Thursday 9 August 2018

Giles Cooper

Today is the centenary of the birth of Giles Cooper – a name that might still mean something to lovers of radio drama (if they're of a certain age). Cooper was a prolific dramatist who wrote for both radio and TV – among much else, he adapted Simenon's Maigret novels for the hugely successful TV series starring pipe-smoking Rupert Davies. Perhaps his best known radio play was Unman, Wittering and Zigo, which also became a TV drama and a feature film (screenplay by Simon Raven).
  Cooper, who was born into a landed Anglo-Irish family, confounded family expectations by enrolling in drama school, but before much longer he was conscripted into the Army and sent to Burma, where he fought for three years in the jungle in that most gruelling of campaigns (see George MacDonald Fraser's Quartered Safe Out Here). After the war Cooper worked as an actor (encountering Kenneth Williams and Harold Pinter in rep), then moved into script editing and playwriting. He died at the age of 48 after, bizarrely, falling from a train as it passed through Surbiton. He had been attending the Guild of Dramatists' Christmas dinner at the Garrick and was perhaps excessively refreshed. The coroner's verdict was misadventure.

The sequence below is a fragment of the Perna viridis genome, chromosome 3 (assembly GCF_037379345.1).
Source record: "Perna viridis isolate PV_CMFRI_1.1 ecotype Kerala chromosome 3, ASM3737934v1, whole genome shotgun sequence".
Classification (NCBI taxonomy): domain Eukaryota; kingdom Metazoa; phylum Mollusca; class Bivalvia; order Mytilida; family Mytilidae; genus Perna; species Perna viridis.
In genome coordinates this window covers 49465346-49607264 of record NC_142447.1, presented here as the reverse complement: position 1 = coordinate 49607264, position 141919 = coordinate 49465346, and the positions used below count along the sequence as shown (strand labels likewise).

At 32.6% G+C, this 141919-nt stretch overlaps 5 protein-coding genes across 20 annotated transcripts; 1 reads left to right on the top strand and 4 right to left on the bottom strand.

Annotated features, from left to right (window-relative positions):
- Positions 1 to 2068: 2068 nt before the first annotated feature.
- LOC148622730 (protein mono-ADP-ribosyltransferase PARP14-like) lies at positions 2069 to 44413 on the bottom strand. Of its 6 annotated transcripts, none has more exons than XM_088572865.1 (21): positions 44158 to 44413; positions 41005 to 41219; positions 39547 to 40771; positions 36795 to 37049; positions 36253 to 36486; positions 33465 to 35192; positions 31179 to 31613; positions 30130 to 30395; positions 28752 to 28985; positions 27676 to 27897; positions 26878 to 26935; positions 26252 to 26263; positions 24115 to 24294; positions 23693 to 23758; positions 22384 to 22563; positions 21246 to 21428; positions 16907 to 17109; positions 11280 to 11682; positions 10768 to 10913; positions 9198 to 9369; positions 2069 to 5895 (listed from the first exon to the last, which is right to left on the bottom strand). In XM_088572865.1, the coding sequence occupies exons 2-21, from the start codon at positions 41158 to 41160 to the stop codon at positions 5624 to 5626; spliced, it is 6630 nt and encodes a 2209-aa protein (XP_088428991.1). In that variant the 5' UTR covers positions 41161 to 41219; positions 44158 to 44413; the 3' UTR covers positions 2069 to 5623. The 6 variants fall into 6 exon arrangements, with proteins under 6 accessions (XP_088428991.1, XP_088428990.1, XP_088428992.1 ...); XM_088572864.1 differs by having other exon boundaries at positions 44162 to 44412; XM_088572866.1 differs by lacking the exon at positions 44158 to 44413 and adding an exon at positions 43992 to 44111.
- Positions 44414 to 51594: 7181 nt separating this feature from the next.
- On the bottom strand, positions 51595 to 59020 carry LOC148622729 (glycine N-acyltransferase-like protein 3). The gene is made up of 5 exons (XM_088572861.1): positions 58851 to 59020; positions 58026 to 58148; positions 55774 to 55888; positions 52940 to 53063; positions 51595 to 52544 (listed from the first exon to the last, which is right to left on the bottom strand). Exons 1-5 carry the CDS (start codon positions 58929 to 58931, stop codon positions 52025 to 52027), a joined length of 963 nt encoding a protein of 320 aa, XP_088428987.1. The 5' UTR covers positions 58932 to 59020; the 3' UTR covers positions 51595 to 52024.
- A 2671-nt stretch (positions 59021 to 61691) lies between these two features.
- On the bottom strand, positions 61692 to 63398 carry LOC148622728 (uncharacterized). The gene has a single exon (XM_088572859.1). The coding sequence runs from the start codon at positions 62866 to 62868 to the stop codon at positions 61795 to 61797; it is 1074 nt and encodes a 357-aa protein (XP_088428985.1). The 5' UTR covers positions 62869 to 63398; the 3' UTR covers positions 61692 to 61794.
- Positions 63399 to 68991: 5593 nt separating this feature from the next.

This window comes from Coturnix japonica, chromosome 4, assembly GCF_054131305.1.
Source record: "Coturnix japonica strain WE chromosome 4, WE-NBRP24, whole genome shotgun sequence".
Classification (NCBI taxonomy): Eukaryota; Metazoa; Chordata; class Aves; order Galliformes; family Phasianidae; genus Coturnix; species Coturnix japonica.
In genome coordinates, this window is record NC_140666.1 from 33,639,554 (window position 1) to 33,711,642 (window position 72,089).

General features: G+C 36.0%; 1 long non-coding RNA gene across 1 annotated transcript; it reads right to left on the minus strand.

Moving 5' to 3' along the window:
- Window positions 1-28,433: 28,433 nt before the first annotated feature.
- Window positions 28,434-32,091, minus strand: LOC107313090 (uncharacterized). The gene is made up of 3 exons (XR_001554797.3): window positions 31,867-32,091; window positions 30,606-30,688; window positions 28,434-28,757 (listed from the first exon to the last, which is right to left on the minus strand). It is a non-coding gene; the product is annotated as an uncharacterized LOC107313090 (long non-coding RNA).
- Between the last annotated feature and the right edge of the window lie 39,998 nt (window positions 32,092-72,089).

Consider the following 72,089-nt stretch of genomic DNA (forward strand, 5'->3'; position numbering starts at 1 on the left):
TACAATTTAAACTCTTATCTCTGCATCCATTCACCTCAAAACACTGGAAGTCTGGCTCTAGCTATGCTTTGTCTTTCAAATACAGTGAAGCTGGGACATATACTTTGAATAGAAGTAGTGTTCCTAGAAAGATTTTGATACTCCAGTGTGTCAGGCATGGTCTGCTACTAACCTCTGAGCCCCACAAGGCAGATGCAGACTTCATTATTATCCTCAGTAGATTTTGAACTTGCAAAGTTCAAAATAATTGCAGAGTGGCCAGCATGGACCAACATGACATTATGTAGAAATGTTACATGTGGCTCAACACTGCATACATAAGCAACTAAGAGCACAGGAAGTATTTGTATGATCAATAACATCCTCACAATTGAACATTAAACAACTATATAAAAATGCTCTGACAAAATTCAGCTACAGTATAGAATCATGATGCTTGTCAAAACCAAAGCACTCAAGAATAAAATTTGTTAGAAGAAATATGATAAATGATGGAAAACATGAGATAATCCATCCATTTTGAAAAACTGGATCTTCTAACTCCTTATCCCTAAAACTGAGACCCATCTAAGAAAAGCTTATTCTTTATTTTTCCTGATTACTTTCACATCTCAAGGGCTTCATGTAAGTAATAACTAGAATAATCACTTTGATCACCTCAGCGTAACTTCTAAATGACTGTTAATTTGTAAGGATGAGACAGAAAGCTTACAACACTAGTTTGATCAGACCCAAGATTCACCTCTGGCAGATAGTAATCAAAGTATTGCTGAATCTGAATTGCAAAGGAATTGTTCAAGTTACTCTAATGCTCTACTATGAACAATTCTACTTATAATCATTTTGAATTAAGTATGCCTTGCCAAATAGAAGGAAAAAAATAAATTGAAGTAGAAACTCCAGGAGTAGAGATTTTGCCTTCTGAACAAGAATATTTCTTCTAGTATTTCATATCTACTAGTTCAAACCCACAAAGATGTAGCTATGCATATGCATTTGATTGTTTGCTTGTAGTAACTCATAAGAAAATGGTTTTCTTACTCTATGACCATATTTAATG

Happily his name lived on for some years after his death, in the shape of the Giles Cooper Awards for radio drama, jointly sponsored by the BBC and the publishers Methuen. These awards ran from 1978 to 1992, and winners included Tom Stoppard, William Trevor, Fay Weldon, Anthony Minghella, Rose Tremain and bloody Harold Pinter. I remember being at several of the (pretty minimal) awards ceremonies back in the days when I was writing about radio for the late lamented Listener. A pity there isn't a prestigious award for radio drama these days – it might raise the standard.

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